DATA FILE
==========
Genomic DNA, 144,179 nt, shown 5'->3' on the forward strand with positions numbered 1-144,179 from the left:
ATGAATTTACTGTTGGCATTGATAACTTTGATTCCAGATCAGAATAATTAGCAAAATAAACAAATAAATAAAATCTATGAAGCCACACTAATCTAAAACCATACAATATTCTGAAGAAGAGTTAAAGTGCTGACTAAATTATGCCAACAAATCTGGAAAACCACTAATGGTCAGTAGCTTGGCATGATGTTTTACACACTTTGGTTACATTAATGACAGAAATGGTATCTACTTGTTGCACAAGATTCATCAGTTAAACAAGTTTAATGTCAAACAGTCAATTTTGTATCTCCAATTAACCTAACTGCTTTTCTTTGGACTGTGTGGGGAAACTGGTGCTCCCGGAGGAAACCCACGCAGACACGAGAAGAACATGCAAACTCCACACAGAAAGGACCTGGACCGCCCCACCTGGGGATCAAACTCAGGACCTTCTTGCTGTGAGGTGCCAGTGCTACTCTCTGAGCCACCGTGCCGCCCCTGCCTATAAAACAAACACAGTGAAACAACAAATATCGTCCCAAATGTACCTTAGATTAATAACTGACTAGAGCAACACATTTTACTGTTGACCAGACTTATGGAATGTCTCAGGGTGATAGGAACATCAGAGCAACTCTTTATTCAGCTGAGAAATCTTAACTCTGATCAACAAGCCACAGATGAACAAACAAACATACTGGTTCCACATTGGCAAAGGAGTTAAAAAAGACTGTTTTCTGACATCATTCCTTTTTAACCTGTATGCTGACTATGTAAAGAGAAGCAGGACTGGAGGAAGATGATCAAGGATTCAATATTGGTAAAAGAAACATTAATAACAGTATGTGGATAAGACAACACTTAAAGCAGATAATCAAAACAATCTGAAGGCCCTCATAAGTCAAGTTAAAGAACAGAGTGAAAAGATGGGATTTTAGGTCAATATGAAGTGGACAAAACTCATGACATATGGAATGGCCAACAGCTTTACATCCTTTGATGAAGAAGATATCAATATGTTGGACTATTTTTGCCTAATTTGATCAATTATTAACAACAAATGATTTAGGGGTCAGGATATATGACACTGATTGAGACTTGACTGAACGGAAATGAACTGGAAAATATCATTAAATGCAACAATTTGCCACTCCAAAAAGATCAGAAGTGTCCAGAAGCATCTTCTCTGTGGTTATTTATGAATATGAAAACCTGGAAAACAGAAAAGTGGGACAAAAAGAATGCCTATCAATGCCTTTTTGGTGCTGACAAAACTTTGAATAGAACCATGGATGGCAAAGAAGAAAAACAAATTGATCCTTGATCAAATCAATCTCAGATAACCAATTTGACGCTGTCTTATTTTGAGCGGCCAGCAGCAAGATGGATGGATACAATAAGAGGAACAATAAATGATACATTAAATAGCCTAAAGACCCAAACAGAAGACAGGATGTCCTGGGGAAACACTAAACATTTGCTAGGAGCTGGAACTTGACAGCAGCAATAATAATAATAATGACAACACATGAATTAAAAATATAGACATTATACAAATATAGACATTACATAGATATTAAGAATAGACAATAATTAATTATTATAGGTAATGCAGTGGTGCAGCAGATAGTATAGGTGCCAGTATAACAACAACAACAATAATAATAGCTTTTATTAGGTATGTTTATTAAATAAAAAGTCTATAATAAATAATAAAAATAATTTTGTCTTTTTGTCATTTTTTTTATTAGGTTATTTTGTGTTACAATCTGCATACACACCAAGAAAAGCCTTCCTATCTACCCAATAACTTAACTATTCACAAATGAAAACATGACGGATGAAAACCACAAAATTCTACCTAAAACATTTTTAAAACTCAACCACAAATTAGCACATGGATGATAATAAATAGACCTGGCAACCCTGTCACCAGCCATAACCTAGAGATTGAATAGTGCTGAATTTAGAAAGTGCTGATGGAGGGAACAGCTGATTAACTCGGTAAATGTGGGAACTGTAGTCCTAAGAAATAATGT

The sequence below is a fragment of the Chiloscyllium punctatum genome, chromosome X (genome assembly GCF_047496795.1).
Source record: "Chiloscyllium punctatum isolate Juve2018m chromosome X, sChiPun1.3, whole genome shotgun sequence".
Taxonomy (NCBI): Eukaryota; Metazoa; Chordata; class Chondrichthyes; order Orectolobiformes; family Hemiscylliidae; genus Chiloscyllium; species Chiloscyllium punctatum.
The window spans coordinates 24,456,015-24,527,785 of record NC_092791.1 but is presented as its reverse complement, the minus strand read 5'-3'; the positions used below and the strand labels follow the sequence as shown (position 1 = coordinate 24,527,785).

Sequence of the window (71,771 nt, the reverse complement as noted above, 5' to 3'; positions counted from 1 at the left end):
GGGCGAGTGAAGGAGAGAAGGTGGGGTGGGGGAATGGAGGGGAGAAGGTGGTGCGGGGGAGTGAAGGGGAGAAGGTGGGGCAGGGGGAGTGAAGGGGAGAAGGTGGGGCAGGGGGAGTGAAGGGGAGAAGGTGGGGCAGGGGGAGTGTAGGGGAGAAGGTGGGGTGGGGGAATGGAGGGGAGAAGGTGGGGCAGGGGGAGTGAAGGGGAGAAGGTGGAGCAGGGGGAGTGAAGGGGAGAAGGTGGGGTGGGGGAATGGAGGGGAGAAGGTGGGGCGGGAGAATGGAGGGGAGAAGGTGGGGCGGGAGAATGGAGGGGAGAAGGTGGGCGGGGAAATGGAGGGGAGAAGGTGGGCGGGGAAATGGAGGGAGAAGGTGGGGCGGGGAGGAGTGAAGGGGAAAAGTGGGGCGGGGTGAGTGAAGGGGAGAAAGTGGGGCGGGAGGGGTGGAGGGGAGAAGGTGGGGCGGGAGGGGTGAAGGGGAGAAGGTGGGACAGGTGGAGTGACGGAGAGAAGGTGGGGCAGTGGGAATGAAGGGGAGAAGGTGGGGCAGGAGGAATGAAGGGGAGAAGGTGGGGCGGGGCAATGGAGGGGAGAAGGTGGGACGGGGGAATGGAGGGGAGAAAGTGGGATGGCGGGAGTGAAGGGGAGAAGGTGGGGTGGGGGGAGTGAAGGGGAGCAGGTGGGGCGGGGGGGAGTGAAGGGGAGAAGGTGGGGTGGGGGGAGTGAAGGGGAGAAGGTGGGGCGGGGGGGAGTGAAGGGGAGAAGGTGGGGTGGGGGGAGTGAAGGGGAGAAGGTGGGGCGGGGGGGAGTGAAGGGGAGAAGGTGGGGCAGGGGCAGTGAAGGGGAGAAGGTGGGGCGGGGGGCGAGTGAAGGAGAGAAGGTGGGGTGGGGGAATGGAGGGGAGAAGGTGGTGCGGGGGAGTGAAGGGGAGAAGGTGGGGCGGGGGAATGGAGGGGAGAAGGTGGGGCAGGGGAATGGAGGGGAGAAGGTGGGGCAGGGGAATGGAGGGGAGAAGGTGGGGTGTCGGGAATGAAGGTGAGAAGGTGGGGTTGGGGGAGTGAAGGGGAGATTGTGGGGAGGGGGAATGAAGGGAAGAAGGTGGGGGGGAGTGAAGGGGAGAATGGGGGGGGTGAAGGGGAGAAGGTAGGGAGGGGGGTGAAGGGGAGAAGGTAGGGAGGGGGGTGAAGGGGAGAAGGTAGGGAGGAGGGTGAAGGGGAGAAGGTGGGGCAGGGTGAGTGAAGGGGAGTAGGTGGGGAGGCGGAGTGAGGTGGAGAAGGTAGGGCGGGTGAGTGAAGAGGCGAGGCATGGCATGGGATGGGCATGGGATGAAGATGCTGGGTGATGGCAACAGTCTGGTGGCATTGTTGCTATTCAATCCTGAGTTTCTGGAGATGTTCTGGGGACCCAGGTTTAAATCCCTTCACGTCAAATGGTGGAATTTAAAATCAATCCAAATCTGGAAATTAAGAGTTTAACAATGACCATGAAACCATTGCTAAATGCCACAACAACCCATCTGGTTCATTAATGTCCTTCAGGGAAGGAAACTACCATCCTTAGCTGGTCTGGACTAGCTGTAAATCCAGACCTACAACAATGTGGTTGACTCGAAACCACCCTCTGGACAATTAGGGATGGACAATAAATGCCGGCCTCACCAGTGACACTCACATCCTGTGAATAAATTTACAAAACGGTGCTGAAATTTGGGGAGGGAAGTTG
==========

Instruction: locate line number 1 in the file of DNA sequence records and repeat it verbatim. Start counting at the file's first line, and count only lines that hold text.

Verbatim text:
Genomic DNA, 144,179 nt, shown 5'->3' on the forward strand with positions numbered 1-144,179 from the left: